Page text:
The early years are critical in setting up the foundations for how a child learns and develops in later life. The Early Childhood Early Intervention () approach has been designed to deliver long-term outcomes for children aged up to six years old with developmental delay or disability. The aim of the approach is to give children the best possible start in life.
Rolling out the approach has been influenced by transitional arrangements agreed at the request of respective states and territories. A full picture of the impact and benefit of this approach will not be possible for some years.will contribute to greater sustainability by reducing lifetime costs to the Scheme and will also help to build the capacity of the mainstream system.
The Agency has worked with some of Australia’s leading early childhood intervention practitioners and researchers to design a best-practice approach that is family-centred and importantly, supports children to achieve good outcomes on a case-by-case basis.
“Evidence shows that timely support for a child with developmental delay before the age of six can significantly change that child’s developmental trajectory and overall quality
of life,” inaugural NDIA CEO David Bowen said.
“The short, medium and long-term benefits to children from such support are proven to be significant. Effective early intervention also reduces the medium to long-term liability on the NDIS.”
At 30 June 2017, there were 15 Partners in the Community deliveringservices across Tasmania, , Queensland and Victoria, as well as a pilot in the Nepean Blue Mountains region in NSW. There are transitional arrangements in place in South Australia. In remote and very remote areas, there is a community-by-community approach to . Further Partners delivering services will be appointed in line with Scheme rollout.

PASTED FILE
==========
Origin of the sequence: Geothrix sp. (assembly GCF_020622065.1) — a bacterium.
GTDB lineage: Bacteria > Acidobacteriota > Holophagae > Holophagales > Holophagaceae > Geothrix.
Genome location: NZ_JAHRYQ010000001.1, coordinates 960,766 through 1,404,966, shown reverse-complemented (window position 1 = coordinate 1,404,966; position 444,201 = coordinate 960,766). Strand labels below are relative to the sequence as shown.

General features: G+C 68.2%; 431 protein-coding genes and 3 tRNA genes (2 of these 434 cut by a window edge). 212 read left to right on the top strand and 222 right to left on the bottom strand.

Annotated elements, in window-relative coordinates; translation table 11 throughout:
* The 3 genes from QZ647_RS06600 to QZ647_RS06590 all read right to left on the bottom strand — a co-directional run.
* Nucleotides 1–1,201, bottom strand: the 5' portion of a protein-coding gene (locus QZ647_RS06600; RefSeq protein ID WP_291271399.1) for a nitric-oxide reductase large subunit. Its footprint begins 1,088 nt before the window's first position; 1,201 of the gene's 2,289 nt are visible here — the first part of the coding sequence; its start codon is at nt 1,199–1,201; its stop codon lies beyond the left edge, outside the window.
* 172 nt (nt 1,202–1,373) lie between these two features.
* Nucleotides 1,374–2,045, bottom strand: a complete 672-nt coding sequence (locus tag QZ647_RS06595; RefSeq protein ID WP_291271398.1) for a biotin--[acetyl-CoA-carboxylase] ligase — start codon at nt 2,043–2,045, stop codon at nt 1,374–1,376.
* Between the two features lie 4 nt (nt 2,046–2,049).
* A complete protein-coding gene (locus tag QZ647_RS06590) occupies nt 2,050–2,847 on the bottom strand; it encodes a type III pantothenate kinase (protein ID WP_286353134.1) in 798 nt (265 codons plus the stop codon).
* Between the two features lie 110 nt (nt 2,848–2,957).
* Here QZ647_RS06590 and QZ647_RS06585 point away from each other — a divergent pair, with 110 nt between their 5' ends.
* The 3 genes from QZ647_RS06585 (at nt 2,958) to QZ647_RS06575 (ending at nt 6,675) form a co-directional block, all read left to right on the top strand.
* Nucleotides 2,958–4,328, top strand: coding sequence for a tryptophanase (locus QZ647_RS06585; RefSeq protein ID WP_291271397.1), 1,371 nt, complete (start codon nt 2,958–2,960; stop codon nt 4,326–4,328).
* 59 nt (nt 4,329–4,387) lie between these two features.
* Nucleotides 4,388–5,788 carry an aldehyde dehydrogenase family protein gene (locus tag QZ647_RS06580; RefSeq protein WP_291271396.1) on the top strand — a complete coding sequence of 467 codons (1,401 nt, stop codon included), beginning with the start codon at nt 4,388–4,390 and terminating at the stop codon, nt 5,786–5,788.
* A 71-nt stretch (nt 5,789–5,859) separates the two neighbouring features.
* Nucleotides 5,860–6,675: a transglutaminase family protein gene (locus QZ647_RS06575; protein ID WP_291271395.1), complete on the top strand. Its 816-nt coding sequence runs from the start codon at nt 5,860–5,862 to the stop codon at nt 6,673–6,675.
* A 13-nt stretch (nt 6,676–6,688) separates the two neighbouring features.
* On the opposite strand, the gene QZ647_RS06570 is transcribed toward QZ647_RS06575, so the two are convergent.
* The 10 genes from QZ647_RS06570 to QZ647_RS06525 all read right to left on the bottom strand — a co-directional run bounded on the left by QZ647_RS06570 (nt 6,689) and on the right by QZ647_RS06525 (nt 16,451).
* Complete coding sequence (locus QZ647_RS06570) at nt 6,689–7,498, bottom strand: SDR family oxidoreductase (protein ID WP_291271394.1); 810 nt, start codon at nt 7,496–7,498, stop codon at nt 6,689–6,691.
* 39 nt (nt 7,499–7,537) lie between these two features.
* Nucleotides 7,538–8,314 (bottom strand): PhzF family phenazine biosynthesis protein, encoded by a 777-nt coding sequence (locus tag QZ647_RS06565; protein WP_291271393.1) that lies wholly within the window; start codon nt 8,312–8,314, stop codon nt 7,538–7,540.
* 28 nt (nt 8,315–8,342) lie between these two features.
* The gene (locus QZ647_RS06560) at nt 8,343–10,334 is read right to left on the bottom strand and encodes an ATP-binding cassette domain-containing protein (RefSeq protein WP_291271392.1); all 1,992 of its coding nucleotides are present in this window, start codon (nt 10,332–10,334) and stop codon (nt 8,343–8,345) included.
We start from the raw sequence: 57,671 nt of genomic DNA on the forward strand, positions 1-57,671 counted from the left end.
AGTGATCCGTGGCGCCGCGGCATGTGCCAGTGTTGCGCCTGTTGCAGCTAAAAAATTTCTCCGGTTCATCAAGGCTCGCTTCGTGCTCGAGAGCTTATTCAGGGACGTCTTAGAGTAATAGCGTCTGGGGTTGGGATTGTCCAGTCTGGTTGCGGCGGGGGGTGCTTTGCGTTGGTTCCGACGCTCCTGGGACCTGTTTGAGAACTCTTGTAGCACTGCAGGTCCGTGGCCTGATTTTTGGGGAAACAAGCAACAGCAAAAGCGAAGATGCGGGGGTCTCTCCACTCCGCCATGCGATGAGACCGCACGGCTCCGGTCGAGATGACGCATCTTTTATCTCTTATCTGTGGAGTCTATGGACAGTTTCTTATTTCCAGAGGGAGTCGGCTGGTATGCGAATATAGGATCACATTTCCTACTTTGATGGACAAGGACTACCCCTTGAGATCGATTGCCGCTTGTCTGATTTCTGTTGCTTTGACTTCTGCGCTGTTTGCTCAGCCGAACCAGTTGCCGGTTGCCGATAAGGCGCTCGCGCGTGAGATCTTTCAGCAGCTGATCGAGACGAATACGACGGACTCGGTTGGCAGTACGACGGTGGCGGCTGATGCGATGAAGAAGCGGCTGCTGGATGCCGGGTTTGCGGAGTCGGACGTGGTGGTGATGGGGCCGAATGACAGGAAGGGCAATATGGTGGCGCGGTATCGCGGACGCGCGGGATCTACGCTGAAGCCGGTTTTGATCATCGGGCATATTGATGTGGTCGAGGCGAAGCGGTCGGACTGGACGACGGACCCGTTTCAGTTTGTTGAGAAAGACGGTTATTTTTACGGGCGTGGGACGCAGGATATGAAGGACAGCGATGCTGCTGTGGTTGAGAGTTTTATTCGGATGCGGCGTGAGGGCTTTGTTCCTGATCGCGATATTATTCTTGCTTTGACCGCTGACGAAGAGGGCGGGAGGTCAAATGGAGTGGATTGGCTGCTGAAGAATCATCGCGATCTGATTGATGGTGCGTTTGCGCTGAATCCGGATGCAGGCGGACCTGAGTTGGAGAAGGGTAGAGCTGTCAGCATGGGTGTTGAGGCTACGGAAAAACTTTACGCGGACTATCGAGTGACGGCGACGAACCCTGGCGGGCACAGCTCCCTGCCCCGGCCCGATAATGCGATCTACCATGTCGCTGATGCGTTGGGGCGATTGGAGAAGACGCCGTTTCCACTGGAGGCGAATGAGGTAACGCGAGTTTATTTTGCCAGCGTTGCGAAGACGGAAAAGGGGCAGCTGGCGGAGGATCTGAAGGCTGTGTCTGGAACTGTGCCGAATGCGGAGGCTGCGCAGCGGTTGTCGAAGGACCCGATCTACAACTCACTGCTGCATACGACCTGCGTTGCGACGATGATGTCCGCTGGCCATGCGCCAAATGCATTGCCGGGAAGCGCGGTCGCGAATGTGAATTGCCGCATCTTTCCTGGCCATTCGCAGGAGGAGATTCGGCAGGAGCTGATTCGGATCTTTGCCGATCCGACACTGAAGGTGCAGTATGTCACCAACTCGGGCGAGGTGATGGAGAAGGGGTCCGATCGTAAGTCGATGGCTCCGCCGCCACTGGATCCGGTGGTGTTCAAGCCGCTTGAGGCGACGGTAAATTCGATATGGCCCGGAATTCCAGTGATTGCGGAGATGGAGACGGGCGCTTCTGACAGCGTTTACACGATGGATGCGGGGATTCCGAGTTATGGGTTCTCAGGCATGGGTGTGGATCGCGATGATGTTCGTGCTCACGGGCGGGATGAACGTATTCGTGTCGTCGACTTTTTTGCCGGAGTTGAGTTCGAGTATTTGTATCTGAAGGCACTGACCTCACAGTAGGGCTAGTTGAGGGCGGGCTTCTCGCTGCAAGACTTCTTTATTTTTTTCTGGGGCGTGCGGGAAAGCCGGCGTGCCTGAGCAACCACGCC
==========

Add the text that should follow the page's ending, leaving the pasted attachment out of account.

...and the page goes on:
Under theapproach, a child and their family will be referred to a specialist early childhood access Partner who will discuss their needs and determine the appropriate supports to help them achieve their individual goals. Supports may include information services, emotional support or referral to mainstream services, or longer-term more intensive supports as part of a funded NDIS plan.
Australia’s first national diagnostic guideline for autism
The Cooperative Research Centre for Living with Autism () has released the first draft national diagnostic guideline for autism for consultation and feedback.
There is strong evidence to suggest that the way health professionals diagnose autism varies considerably across Australia, both within and between states and territories. The draft guideline aims to create greater consistency in diagnostic practices across the country to ensure individuals with autism and their families can be assured of quality and knowledgeable advice.
The project, part funded by the NDIA, is led by Professor Andrew Whitehouse, Chief Research Officer at the.
“Developing a national diagnostic protocol is a critical step to ensuring consistent and equitable access to autism diagnosis across Australia for both children and adults,” Professor Whitehouse said.
While access to the NDIS is not dependent on a diagnosis, the draft guidelines are expected to lead to better evidence around the type of supports that will most benefit a person with autism depending on the functional impact and who is best placed to provide this support – be it the education system, health system, community more generally or the NDIS.